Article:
Anyway, according to the Notice Paper, it's back -- and this time, not only does the PM in question have the necessary votes to get it through both the Commons and the Senate before the end of the year, but, in an instance of truly awkward timing, your party is in the middle of a leadership race of its own. (I know, it was a lot easier when it was all about making life more difficult for the Liberals, wasn't it?) 

With its ultimate success all but assured, will the NDP caucus stick to its 2008 principles and back the bid to limit loans from individuals to the maximum permitted donation, with the only allowable loans from financial institutions listed in Schedule I or II of the Bank Act? Or has the position of the now-Official Opposition evolved since it voted alongside the government in 2008?

UPDATE: As pointed out by the eagle-eyed @JuristBlog on twitter, if the government sticks with the wording from earlier bills, loans from "financial institutions" as defined by the Bank Act would, indeed, be permitted, which would include the $50,000 that Topp received from the Creative Arts Savings and Credit Union

"financial institution" means

(a) a bank or an authorized foreign bank,

(b) a body corporate to which the Trust and Loan Companies Act applies,

(c) an association to which the Cooperative Credit Associations Act applies or a central cooperative credit society for which an order has been made under subsection 473(1) of that Act,

(d) an insurance company or a fraternal benefit society incorporated or formed under the Insurance Companies Act,

(e) a trust, loan or insurance corporation incorporated by or under an Act of the legislature of a province,

(f) a cooperative credit society incorporated and regulated by or under an Act of the legislature of a province,

(g) an entity that is incorporated or formed by or under an Act of Parliament or of the legislature of a province and that is primarily engaged in dealing in securities, including portfolio management and investment counselling, and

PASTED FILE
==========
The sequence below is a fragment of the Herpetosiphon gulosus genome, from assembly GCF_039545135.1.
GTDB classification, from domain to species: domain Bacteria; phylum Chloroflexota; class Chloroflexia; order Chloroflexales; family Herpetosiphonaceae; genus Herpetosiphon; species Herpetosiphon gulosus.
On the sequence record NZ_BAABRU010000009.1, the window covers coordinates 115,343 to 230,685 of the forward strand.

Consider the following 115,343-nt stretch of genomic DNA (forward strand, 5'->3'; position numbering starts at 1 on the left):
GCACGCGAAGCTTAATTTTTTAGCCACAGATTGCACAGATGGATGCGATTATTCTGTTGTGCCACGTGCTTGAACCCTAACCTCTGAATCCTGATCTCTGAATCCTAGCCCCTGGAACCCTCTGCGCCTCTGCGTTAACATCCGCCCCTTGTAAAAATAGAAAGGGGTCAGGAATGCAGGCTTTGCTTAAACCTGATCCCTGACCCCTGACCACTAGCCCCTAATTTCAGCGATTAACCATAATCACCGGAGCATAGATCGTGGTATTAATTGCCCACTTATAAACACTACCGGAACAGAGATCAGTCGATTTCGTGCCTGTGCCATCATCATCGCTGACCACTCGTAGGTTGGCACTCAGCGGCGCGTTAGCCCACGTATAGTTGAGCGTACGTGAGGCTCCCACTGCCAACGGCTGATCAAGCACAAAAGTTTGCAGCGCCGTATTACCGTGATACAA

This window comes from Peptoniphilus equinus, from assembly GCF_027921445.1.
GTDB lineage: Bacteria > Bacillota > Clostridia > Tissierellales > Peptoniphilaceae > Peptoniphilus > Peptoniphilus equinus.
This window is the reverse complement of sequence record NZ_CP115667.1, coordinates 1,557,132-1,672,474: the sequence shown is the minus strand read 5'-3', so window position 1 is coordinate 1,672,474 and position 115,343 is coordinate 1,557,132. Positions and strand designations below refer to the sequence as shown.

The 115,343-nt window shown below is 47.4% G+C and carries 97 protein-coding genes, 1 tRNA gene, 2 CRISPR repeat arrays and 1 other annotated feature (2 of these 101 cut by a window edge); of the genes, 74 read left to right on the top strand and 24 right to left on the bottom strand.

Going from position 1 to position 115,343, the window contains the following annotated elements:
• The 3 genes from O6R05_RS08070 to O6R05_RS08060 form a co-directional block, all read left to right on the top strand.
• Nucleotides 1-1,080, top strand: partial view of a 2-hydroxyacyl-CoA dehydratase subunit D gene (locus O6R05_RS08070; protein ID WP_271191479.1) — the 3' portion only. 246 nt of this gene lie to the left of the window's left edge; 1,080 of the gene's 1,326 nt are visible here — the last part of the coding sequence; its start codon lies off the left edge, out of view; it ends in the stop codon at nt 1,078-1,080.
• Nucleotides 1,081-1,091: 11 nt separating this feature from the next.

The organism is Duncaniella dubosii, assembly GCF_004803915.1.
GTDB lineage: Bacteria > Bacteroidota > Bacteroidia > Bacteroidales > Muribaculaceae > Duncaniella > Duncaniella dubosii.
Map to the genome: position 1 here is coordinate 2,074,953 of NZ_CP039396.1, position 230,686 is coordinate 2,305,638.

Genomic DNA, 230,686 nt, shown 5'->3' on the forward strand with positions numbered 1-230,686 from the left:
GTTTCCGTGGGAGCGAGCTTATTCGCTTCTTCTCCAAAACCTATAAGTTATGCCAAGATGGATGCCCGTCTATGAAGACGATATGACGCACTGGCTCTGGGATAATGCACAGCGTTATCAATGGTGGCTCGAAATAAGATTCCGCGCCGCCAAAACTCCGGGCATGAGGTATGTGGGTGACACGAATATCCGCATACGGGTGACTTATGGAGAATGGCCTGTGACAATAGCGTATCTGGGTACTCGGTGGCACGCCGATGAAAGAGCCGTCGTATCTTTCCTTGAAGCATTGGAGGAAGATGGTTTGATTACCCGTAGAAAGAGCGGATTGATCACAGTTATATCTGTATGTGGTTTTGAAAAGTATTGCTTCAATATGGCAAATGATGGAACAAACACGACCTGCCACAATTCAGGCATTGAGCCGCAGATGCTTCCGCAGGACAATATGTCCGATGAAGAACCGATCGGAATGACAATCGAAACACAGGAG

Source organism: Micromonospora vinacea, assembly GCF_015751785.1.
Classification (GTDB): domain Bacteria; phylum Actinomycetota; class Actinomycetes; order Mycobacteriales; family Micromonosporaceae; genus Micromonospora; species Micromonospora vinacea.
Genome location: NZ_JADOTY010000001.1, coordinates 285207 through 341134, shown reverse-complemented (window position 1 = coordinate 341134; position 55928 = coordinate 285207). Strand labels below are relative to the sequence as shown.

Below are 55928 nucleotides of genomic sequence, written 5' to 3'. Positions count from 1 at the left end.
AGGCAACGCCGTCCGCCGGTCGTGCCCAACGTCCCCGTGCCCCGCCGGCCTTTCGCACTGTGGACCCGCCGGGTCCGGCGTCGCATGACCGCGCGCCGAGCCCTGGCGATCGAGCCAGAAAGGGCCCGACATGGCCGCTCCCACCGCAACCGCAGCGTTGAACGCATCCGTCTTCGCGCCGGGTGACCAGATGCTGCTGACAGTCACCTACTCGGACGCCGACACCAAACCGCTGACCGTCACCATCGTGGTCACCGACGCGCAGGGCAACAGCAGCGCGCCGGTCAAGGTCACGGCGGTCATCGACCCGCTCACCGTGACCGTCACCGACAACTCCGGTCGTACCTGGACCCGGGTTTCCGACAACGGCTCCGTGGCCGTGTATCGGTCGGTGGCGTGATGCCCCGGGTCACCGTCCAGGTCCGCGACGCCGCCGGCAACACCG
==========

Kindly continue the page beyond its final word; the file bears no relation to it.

(h) a foreign institution;


Leadership candidate Martin Singh's $35,000 loan to himself would, however, still be prohibited in that scenario. 

UPDATED AGAIN: A closer reading of the most recent iteration of the legislation suggests that future (or, depending on how this unfolds as far as implementation timeline, current) leadership candidates could, in fact, find it difficult to secure a loan from an eligible financial institution, as the bill would have limited guarantors to the maximum allowable donation limit. (Under the existing law, a sole guarantor can back any loan, even one that would exceed the cap.) 

As for a candidate using personal assets to guarantee a loan, well, that could, in theory, constitute an in-kind loan to oneself, which would also be prohibited. 
 

That, of course, presumes that the government won't take advantage of the situation to narrow the definition of allowable loans. We'll find out on Monday! 

Hit the jump to watch my brain whirl through the possible implications in realtime, read my tweeted musings on the subject via the magic of Storify

Question of the Day

Tags: power & politics

The return of the asbestos debate

Tags: NDP, order paper watch

The NDP are using next week's opposition day to bring back the debate over asbestos. Hit the jump to read their motion.
During the last half hour of what turned out to be a surprisingly lively Friday morning Question Period, Liberal MP Gerry Byrne raised a heretofore unmentioned non-language-related concern with the selection process that resulted in the nomination of the now famously unilingual Michael Ferguson as the next Auditor General of Canada: the presence of a registered lobbyist -- Canadian Institute for Chartered Accountants president Kevin Dancey -- on the internal advisory committee charged with screening potential candidates and making a recommendation to the government on who to appoint to the job. 

Hit the jump for the full post. 
Hot off the #ETHI presses comes the final version of Dean Del Mastro's motion to compel the CBC to produce unredacted documents related to ATI requests filed by Quebecor, the Canadian Taxpayers Federation and the Friends of Canadian Broadcasting: 

Hit the jump for the full post.